The way you do this will depend on the age of your pupils. If you’re working with younger readers, you can try creating different voices for the characters. Ask them what they think the character should sound like, and act it out. Creating their own play around the story is another way they can interact with a book in a more dynamic way, and really immerse themselves in it. 


For older readers, you can try some of the activities above, such as creating a book club. They get to have more agency in their learning, as they can pick from a selection of books, and talk about what they took from it. What made the book exciting? What could have been better? When they’re free to really discuss it, they’ll be able to get something new from the text. 


5) Break down stereotypes

Reading is boring. Reading is for geeks. Bookshops are for losers. These are just some of the stereotypes surrounding reading and books, but they could not be further from the truth. Even in this day and age, when comic books are cooler than ever and users on social media sites love to enthuse about the books they’re reading, these stereotypes can still remain. As a teacher, your job is to widen your pupils’ horizons and see that reading is for everybody.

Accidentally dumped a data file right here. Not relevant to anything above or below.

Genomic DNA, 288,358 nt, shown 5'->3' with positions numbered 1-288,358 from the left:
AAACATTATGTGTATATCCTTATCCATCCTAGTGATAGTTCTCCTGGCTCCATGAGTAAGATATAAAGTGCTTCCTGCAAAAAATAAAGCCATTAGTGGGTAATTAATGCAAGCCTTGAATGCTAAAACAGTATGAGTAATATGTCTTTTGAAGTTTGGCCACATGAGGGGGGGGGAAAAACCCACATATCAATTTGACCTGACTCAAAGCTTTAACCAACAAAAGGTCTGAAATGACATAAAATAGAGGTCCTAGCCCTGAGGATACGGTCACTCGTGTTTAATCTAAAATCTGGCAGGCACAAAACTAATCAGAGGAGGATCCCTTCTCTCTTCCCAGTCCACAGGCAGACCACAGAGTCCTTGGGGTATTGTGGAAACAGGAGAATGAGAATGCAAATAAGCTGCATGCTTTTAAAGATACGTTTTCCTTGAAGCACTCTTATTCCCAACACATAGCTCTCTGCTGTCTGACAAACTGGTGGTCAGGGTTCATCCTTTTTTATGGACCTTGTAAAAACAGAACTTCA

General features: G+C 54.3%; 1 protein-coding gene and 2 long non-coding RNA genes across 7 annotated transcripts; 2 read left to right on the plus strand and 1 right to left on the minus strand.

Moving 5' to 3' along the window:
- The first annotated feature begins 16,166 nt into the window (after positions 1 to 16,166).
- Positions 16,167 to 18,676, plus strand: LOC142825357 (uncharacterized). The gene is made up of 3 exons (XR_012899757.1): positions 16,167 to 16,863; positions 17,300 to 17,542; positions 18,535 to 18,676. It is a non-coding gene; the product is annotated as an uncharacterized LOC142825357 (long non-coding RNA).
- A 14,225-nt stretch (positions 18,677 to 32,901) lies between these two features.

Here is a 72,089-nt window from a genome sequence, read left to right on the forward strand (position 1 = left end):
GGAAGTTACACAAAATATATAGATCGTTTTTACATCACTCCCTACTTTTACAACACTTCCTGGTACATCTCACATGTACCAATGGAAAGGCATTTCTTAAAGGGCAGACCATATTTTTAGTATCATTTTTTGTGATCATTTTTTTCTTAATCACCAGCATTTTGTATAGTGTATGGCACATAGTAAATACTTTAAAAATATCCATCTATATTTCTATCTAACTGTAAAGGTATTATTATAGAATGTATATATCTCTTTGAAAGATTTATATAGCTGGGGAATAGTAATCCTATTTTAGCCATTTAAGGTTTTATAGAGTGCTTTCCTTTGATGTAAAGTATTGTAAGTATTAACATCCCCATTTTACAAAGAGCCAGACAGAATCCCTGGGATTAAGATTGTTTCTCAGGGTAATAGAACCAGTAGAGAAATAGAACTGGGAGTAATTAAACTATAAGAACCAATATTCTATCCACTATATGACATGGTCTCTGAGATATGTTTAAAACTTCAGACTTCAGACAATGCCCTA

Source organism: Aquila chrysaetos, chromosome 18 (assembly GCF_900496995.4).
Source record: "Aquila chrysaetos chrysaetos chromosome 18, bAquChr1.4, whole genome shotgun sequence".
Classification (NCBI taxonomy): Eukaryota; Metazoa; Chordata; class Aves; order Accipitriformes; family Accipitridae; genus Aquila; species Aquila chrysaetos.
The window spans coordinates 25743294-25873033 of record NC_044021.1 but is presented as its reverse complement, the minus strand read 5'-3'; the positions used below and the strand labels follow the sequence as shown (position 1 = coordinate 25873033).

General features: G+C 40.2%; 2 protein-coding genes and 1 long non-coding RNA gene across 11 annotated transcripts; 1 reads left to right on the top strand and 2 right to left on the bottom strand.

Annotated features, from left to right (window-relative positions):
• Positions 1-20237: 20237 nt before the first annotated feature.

Use inspiring role models to show students how books are loved in equal measure by people from all walks of life. Books can be about sports and adventure as much as they can be about politics and business. You can use this to your advantage. When you get to know your students, you’ll know what they’re into and what grabs their attention. Are they obsessed with sports? Find the autobiography of their favorite player. Do they love to perform? Find a history book on a famous theater. If you take the time to get to know your students, you can find the books that will spark their imagination.